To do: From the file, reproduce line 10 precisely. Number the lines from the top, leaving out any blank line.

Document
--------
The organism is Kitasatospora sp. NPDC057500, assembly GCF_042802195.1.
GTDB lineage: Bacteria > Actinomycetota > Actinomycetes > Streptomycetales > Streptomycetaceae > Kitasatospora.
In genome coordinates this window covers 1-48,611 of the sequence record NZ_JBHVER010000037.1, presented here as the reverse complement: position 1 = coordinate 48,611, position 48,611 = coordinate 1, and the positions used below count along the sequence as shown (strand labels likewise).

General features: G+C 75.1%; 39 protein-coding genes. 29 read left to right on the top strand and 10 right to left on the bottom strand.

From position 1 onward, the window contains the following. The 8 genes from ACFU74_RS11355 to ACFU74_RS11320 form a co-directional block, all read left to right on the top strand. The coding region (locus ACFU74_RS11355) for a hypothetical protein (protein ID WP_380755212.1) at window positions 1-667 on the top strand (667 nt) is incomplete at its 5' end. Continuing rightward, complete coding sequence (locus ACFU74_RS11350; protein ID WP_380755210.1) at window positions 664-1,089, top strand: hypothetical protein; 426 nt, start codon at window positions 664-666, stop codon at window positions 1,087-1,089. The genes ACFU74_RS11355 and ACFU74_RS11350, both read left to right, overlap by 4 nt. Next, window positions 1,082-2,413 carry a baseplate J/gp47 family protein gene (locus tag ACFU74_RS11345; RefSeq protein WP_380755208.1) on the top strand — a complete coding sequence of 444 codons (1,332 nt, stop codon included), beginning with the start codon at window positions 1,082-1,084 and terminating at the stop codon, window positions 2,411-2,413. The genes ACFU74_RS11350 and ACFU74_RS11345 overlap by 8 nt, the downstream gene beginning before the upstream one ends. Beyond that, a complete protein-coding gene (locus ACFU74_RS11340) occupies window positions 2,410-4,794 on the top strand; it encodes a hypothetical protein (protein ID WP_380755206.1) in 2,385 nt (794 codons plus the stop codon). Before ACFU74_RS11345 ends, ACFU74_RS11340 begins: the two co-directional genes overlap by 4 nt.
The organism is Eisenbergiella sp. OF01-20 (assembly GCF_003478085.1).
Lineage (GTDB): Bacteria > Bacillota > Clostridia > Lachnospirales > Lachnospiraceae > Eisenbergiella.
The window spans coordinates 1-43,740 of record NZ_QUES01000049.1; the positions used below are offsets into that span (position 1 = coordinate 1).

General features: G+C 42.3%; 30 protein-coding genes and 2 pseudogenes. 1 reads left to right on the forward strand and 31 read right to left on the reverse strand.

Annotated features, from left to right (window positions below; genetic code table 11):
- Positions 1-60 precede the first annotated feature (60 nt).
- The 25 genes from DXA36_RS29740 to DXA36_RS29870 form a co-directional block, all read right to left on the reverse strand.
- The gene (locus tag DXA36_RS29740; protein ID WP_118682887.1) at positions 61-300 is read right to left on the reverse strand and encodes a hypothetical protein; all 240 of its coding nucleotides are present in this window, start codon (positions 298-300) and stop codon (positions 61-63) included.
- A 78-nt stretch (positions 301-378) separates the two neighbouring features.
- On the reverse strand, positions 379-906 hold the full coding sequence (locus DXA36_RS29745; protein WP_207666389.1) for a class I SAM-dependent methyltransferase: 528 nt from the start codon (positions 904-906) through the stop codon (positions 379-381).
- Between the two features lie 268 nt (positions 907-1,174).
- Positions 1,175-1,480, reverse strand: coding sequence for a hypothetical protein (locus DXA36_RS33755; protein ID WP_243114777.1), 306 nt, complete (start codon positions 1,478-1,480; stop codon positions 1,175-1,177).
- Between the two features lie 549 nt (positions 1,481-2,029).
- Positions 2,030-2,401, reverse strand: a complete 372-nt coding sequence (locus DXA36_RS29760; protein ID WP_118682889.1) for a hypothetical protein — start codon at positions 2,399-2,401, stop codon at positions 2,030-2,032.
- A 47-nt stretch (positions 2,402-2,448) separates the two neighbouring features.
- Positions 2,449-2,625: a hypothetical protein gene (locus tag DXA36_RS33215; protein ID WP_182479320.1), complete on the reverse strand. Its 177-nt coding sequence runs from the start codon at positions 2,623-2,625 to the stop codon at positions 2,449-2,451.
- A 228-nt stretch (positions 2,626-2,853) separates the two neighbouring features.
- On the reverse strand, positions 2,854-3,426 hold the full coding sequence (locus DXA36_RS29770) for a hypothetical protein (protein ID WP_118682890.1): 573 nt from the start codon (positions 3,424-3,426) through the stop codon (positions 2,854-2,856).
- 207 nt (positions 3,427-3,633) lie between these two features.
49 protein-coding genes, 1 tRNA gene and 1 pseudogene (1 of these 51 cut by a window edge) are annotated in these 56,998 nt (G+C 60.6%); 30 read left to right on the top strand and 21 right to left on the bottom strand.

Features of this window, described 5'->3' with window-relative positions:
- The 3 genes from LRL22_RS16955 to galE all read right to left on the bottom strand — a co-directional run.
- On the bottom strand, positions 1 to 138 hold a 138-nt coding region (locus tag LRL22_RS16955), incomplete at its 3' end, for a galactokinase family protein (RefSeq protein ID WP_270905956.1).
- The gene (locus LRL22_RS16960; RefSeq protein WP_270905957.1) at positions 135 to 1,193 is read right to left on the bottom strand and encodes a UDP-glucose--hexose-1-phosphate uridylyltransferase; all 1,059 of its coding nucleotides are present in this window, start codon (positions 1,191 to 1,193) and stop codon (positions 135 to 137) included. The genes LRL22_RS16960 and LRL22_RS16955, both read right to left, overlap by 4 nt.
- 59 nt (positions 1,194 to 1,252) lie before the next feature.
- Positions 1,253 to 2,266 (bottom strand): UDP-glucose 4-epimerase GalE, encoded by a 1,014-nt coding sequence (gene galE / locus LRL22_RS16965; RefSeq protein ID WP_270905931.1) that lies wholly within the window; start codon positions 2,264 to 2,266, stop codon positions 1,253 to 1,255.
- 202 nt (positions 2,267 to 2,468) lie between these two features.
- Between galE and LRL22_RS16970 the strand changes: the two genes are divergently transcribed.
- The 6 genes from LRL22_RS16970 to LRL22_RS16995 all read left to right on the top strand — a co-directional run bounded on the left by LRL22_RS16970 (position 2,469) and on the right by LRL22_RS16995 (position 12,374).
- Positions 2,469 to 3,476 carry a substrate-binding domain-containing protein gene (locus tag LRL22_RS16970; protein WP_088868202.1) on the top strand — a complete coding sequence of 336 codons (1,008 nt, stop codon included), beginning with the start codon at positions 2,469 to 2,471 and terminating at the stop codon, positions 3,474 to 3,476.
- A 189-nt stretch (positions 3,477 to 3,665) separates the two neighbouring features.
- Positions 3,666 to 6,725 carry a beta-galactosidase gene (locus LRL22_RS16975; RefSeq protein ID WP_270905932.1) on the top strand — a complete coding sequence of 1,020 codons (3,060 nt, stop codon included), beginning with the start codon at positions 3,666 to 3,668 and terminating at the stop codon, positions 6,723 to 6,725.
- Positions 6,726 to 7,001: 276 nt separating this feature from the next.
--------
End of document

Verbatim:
Annotated features, from left to right (window positions below; genetic code table 11):